72Last year EA and Hasbro teamed up to release a Nerf blaster and light-gun style shooter for the Wii. The game was mostly a collection of shooting gallery type minigames, but it came packaged together with a Nerf blaster that doubled as a Wii blaster, meaning you could use it for other titles as well. This time around, EA Salt Lake has developed more of a light-gun adventure for kids, that’s a lot heavier on the action and has the kind of story that only a pre-teen could appreciate–given that’s the target audience though, that’s not such a bad thing.

Publisher: EA
Developer: EA Salt Lake
Oct. 27, 2009

I won’t ask why the evil enemy’s robots are capable of being shot down by foam darts and soft balls, but we’ll just use video game logic here to say that it works and you best not question why. Regardless of what they are using for ammo, the four friends team up to take down this evil-doer, and they pick up loads of blasters along the way, blasters that they can customize to their liking. You purchase upgrades with items you find scattered around levels and hiding inside your enemies, just waiting to burst out when you blow them up. This adds to the replay value significantly–light gun games like House of the Dead and Time Crisis suffer on occasion from not having enough incentive to replay them, but when you’re given a reason (like this spring’s House of the Dead: Overkill, with its achievement and upgrade systems) then you’ve got yourself a keeper, as playing through it again isn’t painful.

To add to that, you can also play with another person, even if they don’t have their own Nerf blaster. They can just use the Wii Remote (or another peripheral like the Wii Zapper or Nyko Perfect Shot) in order to play along–some areas are only available to you if you are playing co-op, so there’s good reason for Little Timmy to invite Little Billy over to blast some robots.

Outside of blasting everything in sight, the big hook for N-Strike Elite is the Red Reveal–there’s an attachment for the Nerf blaster that you look through at certain parts of the game, in order to reveal secret codes that you can use in various places. The places where you need Red Reveal could not be anymore obvious if they had signs with fingers pointing surrounding them, but it’s hard to read the text without the Red Reveal, and it is the sort of thing that your little pre-teen adventurer will eat up due to it’s undercover, secret agent mystique.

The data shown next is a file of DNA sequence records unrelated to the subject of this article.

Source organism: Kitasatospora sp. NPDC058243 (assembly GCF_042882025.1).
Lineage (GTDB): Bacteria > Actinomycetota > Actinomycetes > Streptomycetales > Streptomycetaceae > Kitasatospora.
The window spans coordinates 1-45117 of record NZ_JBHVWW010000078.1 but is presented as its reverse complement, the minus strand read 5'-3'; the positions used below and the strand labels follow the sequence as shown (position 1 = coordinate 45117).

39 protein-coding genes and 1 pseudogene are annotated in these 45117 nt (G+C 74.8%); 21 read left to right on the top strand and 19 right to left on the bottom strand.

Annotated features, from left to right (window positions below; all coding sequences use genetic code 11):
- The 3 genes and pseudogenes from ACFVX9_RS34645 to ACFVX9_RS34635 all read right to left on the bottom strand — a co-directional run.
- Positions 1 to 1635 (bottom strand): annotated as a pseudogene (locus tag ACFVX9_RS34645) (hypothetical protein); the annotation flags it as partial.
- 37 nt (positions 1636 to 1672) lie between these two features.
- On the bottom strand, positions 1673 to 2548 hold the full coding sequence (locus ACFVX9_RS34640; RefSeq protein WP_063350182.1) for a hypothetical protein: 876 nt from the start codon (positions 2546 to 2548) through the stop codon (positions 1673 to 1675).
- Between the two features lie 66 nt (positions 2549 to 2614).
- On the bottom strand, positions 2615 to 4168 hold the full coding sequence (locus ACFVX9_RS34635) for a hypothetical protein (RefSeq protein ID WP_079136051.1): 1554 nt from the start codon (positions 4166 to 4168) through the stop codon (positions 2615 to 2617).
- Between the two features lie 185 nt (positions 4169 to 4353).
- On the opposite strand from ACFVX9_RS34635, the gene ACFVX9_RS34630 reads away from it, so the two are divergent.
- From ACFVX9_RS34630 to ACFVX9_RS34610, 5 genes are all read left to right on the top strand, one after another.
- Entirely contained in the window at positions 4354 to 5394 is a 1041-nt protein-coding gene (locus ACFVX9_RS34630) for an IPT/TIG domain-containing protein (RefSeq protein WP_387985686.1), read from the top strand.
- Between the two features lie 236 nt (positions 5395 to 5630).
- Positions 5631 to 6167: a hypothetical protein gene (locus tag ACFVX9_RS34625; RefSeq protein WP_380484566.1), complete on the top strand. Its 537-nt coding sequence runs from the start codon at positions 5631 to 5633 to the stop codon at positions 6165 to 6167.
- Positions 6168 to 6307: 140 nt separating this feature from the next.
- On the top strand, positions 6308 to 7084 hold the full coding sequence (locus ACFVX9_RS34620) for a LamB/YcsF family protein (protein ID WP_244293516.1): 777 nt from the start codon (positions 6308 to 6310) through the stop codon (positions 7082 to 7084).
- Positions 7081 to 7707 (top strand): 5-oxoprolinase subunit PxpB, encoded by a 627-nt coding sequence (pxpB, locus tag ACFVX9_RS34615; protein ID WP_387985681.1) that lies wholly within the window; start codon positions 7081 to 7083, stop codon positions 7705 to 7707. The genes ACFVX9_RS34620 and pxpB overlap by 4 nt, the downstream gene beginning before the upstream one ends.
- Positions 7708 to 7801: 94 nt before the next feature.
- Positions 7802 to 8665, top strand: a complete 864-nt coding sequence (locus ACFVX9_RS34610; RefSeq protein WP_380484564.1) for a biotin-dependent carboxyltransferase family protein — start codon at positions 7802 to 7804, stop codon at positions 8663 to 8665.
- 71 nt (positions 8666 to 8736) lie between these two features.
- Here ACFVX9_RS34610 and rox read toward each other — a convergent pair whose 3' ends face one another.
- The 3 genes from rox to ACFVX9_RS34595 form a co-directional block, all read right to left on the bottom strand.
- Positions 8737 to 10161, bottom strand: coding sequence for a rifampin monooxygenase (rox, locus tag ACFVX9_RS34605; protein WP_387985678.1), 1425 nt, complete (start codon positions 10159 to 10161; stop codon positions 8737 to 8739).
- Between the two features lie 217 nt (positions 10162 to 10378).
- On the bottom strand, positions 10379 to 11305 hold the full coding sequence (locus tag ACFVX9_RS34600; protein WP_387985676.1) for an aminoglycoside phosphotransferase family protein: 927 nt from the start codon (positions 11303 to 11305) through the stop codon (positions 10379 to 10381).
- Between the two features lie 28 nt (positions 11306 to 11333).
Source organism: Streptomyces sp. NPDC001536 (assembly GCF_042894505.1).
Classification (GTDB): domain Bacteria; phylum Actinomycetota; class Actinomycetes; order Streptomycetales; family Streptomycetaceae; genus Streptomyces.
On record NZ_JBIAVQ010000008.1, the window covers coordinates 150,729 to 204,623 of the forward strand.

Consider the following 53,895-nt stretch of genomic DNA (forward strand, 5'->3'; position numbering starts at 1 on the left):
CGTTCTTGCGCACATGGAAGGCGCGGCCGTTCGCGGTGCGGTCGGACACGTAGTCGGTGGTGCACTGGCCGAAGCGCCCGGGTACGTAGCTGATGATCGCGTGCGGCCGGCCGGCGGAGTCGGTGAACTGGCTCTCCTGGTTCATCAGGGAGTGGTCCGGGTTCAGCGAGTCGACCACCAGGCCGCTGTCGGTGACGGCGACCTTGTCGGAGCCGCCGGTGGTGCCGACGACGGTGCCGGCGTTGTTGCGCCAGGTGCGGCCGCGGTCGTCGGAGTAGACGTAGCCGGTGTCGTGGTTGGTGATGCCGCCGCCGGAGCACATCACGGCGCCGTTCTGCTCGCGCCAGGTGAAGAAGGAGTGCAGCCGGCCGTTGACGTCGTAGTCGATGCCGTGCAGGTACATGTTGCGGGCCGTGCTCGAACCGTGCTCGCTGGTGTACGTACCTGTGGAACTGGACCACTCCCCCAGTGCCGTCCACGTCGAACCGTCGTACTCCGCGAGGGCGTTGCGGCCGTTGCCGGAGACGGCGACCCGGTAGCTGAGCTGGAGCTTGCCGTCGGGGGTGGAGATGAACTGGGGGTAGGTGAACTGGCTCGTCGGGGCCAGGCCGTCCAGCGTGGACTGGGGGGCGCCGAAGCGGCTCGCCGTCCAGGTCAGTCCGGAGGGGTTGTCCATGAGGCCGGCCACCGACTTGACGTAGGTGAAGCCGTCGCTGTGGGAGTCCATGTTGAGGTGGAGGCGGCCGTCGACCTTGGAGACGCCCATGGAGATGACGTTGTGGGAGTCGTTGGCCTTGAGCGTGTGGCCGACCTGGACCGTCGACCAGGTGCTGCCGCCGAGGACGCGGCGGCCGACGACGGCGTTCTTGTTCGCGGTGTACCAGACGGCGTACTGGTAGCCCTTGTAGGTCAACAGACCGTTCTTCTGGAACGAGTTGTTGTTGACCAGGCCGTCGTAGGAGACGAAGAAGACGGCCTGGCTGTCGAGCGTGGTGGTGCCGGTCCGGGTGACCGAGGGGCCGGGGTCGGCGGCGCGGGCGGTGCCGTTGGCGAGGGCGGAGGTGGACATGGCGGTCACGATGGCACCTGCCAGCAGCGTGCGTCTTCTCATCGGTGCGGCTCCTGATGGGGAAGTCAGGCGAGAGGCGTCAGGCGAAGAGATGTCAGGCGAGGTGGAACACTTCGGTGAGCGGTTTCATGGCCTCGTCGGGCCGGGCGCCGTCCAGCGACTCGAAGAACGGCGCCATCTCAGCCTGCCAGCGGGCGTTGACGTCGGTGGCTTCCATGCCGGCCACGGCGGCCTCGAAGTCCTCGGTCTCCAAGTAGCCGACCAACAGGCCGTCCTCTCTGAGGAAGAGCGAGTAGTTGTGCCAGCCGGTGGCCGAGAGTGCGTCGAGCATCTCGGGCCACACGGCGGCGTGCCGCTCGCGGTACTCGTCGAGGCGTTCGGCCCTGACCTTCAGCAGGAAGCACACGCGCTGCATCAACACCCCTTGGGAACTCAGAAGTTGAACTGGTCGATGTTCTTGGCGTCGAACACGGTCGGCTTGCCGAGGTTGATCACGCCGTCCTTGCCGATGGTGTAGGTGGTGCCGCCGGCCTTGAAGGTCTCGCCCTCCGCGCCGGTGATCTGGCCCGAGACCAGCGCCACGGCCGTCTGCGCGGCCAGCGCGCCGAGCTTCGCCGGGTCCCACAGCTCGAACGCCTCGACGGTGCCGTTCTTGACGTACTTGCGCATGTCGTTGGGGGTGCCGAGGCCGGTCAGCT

The one knock the game has is that it’s very non-violent, but that may also be a selling point to many parents who want their kids to be able to enjoy video games, but don’t exactly want them sawing off aliens heads with a chainsaw bayonet just yet. The kids don’t die; the game just sort of stops and you get the chance to restart from your last checkpoint. Foam darts and balls will also not be mistaken for bullets anytime soon; it’s not like they go inside the robots, they just sort of bounce off, but then again, that would happen if you turned and blasted your co-op buddy with the fully functional Nerf blaster you’re playing with anyways, so it makes sense.

The Nerf blaster is a better product than the Wii Zapper, though I would put it a step below the Nyko Perfect Shot; the grip on the handle is not long enough for comfort if you’ve got big hands, but otherwise it’s well-made and works perfectly for its intended Wii related purposes. Considering you’re getting it with a game without too much of a price hike, it’s not a bad accessory to have around for other games.

Blast Factor: Nerf N-Strike Elite made a great design change from the original, going for more of a light-gun adventure than an arena-based series of challenges. It makes for gameplay that immerses the player into the experience more, and with the loads of customization options and many blasters to collect (and don’t forget co-op) there are plenty of reasons to come back to this title. It’s $60, but it comes packaged with a peripheral that works better than most similar products on the market alongside a quality game.

Nerf N-Strike Elite is available exclusively on the Wii for $59.99. A copy of this game was given to us by the publisher for reviewing purposes.

About The Author

Marc Normandin was gaming editor of Blast from 2008 to mid-2010. You can reach him via e-mail at [email protected], or follow him on Twitter @Marc_Normandin

4 Responses

  1. Nerf

    Nice review, Marc. I bought this game as a Christmas present for my son and can’t wait to play it.

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